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Author Topic: Christianity Today Magazine - November 2020  (Read 1838 times)

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patrick jane

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Re: Christianity Today Magazine - November 2020
« Reply #13 on: November 26, 2020, 05:26:32 pm »

https://www.christianitytoday.com/edstetzer/2020/november/despite-covid-19-evangelicals-mobilize-for-mission-in-europ.html








Despite COVID-19, Evangelicals Mobilize for Mission in Europe




In challenging circumstances, European evangelicals share a message of hope.


As the coronavirus pandemic continues its relentless march across the world, Europe battles a frightening second wave. New lockdowns, overwhelmed hospitals, and social unrest are increasingly the norm across the continent.

But as a dark winter looms, European evangelicals can look back with gratitude and look ahead with expectation, thanks to a renewed rediscovery of fervent prayer, fresh creativity, and resilient hope in this trying year.

Fervent prayer

When churches were prevented from meeting in the spring, small communities scrambled to minister to people online while larger congregations grieved the loss of members who had weak links to the faith and attended church sporadically before the pandemic. “Not since the Second World War has something so profoundly affected the lives of all Europeans simultaneously,” explained Jim Memory, leader of the process team for Lausanne Europe 20/21.

The pandemic’s effects were also felt by continent-wide gatherings of evangelical leaders, such as Lausanne Europe 20/21 and the annual European Leadership Forum. “Not being able to come together was like not being with your family at Christmas,” explained Greg Pritchard, director of the European Leadership Forum.

But as the discouraging news mounted, intercession initiatives sprung up across the continent. Local churches launched virtual prayer rooms, Evangelical Alliances hosted National Days of Prayer, and student movements such as IFES hosted prayer meetings for people across the continent. “The pandemic brought the European church to our knees,” reports Sarah Breuel, director of Revive Europe. “We have never seen so many calls to prayer and fasting like this before.”

Fresh creativity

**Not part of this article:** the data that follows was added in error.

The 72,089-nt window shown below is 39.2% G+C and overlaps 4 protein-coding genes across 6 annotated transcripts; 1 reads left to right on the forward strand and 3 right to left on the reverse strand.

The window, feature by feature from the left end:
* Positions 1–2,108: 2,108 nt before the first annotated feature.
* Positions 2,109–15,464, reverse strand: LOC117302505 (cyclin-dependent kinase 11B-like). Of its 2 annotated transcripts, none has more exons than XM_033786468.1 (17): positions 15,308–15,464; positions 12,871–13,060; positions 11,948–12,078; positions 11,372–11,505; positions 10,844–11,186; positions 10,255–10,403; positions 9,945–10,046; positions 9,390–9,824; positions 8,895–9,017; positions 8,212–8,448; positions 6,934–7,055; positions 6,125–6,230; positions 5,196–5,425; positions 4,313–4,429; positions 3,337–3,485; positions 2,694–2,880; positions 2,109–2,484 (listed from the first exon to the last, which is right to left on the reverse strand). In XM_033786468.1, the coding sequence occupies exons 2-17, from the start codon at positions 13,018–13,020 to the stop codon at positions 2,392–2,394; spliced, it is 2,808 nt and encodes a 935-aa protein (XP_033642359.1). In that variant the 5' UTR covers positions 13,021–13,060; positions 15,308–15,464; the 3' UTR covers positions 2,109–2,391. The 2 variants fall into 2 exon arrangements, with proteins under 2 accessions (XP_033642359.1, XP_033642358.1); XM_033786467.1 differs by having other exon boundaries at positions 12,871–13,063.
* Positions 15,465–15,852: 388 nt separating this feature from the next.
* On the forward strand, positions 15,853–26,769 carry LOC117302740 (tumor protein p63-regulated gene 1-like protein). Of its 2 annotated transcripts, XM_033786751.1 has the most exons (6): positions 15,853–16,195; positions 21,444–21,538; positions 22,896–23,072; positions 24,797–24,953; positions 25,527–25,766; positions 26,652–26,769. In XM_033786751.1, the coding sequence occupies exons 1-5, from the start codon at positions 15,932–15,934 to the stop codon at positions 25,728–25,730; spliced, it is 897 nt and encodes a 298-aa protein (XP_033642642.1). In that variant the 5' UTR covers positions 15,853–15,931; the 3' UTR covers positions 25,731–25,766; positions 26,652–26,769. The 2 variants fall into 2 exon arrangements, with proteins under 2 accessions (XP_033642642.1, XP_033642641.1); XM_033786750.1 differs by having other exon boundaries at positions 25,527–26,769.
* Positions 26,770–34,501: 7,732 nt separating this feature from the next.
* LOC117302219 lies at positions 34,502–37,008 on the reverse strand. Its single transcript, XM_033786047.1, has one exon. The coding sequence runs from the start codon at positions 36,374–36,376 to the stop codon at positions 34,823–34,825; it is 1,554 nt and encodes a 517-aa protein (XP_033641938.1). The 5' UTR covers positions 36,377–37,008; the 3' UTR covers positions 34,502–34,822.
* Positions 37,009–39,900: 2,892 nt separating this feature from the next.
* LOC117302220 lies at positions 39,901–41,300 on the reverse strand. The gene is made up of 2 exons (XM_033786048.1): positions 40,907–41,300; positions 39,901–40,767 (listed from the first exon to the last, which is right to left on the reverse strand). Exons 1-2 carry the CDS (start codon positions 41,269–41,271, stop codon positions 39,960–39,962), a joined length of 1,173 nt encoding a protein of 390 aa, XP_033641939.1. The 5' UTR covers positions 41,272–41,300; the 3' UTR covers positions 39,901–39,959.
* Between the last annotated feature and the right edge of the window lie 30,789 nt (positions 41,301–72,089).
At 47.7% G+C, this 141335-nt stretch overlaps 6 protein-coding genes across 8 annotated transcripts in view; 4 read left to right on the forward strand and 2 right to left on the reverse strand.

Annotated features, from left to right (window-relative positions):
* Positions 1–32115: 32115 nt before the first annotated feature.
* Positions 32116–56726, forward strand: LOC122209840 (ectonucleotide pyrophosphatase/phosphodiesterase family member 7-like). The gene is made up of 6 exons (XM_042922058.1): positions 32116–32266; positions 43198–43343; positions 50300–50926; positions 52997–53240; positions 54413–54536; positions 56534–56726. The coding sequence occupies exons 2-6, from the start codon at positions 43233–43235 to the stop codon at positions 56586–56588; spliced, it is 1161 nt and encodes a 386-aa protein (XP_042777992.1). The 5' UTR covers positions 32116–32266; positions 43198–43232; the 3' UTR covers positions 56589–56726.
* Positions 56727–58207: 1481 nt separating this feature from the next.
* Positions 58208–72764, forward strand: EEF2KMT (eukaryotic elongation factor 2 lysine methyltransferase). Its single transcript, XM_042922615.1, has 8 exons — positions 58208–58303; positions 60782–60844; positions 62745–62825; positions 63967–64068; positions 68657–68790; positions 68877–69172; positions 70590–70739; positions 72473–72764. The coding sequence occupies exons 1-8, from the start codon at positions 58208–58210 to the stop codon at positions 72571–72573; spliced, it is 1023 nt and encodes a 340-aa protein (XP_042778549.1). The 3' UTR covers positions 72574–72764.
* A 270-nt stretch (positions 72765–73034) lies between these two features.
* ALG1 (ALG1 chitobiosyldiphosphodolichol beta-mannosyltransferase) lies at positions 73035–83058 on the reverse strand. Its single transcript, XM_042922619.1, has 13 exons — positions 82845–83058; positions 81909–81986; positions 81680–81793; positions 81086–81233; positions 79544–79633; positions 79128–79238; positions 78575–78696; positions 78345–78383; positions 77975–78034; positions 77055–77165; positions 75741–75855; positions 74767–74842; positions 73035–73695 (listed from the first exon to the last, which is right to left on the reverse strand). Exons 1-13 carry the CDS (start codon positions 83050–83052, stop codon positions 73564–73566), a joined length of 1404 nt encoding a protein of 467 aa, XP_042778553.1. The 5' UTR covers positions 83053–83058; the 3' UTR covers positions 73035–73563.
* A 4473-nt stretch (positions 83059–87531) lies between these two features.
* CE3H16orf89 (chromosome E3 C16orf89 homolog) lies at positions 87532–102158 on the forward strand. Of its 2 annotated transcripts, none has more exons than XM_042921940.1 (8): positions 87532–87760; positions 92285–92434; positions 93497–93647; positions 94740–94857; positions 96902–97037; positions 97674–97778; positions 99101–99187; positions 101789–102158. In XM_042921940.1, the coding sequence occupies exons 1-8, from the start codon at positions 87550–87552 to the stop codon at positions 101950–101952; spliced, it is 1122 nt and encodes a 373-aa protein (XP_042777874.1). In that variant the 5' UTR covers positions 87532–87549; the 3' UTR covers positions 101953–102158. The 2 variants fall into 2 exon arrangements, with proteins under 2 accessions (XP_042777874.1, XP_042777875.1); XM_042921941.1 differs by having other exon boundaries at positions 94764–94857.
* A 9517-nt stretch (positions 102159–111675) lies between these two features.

Out of such an environment, the European church was forced to make an opportunity out of a crisis. The Lausanne Movement, like many others, postponed its conference until 2021, but launched impact groups and conversations that multiplied interactions among leaders. “Despite initial disappointment when postponing the Gathering, we have a real sense of God opening new doors through this extended process,” declared Lars Dahle, chair of Lausanne Europe 20/21. “The Conversation started as a supplement to the Gathering. It has now become increasingly significant in its own right, with fresh missional material every month.”

Other conferences switched from physical to virtual gatherings, reaching a surprising number of people both in and beyond Europe. The 2020 European Leadership Forum was attended by 5,360 participants from 123 countries, a seven-fold increase in attendance from the previous year. Exponential, a movement of pastors and church planters, hosted 130 roundtables on the topic of multiplication in European cities in October.

A similar phenomenon took place among European students. Before the pandemic, the youth ministry Jesus House planned to host hundreds of events in German-speaking countries. “The lockdown came, and that dream became a nightmare. We had to cancel all our events, and we were so frustrated,” confessed Julia Garschagen, one of the ministry’s leaders. “But then we realized all those young people would now be at home in front of their computers watching Youtube.” Over half a million people watched live streams broadcasted by the ministry during the pandemic. “That far exceeded everything we would have ever dreamed of,” added Julia.

Lindsay Brown, founder of the FEUER network of university evangelists, affirmed that “The pandemic has shaken the foundations of many secularists. So many are seeking answers to existential questions.”